The core strategy to passively mitigate interference is to use channel hopping. If a device encounters narrowband interference on a given channel, the next hop should solve the problem. The hops of Bluetooth and Wi-Fi are not synchronised, so it is improbable that they would both make the hop on the same channel simultaneously.
Actively mitigating interference can be done collaboratively between devices or non-collaboratively. The collaborative approach is common in smartphones, which usually house all sources of RF radiation (Wi-Fi, Cellular, Bluetooth) on the same SoC. This chip can then manage each radio to operate without interference from one another. The master-slave connections have synchronised channel-hops and timings within a piconet, reducing the likelihood of mistakenly accepting incorrect packets, but the interference is still there.
Non-collaborative strategies include rejecting signals below a certain threshold, as determined by the first packet that established the signal and link.
The Bluetooth stack is a set of protocols operating together to handle the data required for a Bluetooth session. The protocols are divided into the lower controller stack and the upper host stack.
The Bluetooth Low Energy protocol stack
The host stack contains protocols to handle higher-level functionality, such as service discovery or passing data packets to the Host Controller Interface (HCI) to go to the controller stack. It also contains Bluetooth profiles as well as an API for applications. Given the high-level implementation of the host stack, it often sits at the device’s operating system level; however, smaller devices, such as wireless headphones, may not have an OS and run a simplified host stack.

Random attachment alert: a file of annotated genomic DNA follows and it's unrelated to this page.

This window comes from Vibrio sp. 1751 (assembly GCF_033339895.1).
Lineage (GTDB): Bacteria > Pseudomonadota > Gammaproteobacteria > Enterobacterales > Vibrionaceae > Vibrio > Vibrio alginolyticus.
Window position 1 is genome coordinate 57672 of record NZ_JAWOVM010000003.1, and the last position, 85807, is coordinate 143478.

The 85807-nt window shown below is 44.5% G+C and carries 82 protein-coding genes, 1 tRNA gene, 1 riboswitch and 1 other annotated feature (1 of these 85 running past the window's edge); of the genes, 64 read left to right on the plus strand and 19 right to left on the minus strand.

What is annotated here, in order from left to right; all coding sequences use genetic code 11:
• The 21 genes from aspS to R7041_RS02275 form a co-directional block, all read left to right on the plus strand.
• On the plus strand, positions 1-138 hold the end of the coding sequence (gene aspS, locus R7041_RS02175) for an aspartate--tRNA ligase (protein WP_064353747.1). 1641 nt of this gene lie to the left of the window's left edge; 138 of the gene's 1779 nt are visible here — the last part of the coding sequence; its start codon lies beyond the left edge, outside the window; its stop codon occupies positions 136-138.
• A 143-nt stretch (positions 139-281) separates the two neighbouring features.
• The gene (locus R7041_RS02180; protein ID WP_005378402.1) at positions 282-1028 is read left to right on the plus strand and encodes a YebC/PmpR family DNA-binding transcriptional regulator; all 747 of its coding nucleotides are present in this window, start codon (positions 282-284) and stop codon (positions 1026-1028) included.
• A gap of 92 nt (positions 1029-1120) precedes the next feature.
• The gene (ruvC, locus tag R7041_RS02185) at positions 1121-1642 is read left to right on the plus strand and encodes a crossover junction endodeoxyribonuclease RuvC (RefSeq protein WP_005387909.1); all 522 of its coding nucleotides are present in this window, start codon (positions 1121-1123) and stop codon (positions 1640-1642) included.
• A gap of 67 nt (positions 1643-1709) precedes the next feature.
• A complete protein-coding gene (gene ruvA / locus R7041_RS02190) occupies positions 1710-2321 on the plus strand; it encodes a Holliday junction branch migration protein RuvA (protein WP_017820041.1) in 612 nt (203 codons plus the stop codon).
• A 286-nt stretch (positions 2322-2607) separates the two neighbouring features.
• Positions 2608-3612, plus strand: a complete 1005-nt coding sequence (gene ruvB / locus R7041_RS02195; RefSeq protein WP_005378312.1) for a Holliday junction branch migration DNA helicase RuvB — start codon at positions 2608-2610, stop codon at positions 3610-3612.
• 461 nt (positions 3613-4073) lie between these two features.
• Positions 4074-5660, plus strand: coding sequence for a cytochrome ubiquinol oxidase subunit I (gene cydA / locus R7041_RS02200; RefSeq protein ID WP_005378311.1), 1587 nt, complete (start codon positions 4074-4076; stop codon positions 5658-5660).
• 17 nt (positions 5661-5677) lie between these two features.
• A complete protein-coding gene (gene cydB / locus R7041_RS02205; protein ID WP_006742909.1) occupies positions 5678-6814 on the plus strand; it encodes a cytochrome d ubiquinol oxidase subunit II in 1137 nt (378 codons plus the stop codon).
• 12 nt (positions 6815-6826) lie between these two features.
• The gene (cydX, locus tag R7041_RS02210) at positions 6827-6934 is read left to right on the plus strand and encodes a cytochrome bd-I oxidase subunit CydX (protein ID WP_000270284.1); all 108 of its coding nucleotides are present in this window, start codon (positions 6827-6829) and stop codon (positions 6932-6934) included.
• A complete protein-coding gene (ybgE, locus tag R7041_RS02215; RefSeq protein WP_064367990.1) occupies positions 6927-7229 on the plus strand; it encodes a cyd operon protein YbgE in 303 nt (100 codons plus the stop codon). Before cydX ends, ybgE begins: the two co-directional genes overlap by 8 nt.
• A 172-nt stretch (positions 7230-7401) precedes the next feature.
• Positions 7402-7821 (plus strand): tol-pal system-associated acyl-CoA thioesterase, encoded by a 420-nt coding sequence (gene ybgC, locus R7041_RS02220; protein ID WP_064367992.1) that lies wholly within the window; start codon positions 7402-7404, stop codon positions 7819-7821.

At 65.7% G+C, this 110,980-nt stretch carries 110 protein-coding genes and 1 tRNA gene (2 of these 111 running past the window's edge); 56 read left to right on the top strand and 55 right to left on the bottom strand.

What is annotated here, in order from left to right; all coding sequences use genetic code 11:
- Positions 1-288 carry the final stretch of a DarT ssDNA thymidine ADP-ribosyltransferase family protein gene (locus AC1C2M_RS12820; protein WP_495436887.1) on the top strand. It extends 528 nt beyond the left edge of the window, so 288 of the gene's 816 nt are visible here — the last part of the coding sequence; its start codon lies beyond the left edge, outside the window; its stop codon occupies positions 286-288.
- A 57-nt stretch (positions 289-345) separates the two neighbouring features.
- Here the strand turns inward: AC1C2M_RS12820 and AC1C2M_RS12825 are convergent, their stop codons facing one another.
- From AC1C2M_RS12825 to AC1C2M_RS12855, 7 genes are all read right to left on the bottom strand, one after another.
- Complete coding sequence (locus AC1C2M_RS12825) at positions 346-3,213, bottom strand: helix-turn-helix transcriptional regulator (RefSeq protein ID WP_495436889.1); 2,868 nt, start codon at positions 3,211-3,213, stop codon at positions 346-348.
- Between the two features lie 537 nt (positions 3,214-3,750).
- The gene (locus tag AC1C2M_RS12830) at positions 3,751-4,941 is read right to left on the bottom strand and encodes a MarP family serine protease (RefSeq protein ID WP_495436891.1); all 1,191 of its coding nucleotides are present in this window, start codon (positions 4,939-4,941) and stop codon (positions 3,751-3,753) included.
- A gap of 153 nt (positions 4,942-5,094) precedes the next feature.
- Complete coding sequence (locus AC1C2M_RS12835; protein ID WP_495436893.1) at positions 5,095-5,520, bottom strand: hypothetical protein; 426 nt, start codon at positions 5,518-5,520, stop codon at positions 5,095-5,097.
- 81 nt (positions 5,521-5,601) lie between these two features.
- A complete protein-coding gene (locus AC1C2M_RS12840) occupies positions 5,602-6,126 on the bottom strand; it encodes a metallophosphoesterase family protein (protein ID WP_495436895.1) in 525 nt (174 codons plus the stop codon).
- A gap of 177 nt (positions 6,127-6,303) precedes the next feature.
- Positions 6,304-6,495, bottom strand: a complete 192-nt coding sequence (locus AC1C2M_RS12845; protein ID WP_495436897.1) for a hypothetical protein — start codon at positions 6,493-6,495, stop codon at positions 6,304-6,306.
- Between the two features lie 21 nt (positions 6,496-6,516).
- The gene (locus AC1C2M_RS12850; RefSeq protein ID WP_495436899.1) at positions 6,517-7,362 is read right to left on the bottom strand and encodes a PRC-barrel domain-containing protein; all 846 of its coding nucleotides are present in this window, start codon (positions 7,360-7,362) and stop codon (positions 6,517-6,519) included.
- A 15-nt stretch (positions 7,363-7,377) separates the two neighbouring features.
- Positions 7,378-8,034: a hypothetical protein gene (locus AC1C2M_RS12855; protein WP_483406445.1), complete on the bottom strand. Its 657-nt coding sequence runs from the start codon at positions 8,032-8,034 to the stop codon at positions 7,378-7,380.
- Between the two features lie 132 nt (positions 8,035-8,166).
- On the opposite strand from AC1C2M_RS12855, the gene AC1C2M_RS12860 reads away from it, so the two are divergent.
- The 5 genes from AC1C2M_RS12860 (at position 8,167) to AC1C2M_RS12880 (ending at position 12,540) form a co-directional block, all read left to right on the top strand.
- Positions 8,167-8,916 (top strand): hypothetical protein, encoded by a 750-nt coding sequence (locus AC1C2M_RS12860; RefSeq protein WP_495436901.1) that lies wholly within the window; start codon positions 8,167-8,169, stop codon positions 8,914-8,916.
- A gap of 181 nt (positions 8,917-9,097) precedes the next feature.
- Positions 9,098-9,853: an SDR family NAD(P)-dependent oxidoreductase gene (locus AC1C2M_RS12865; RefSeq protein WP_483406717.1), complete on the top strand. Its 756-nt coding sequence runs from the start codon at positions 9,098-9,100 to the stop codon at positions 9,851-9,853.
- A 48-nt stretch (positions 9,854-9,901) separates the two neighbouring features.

The controller stack contains the protocols responsible for establishing and controlling connections between devices. These protocols are primarily implemented on the Bluetooth hardware and handle the initiation and management of a Bluetooth connection, data transfer between devices and the HCI itself for communication between the host and controller stacks.
Bluetooth relies upon three distinct features for ensuring a secure connection:
These three steps are each involved in establishing a secure Bluetooth connection. Firstly the two devices must authenticate each other; this is a process to ascertain who’s who for each of the connecting devices. The authorisation process is to establish trust and permissions for a connection, such as whether device X is allowed to connect to service Y. Finally, after negotiating a key, the connection is encrypted between the two devices.
These processes operate across the Bluetooth stack, meaning they offer cross-layer functionality. In theory, these processes should offer secure connections; however, in practice, there have often been concerns about the pairing and authentication procedures, leading to updates with each revision to the specification.
During this process, some acknowledgement from the user before establishing a connection may have to occur. The threat here is authenticating the device and not the user, meaning anyone in control of the device can create a trusted connection.
The first step of security begins with a potential master device defining how to discover it and its options for connectivity.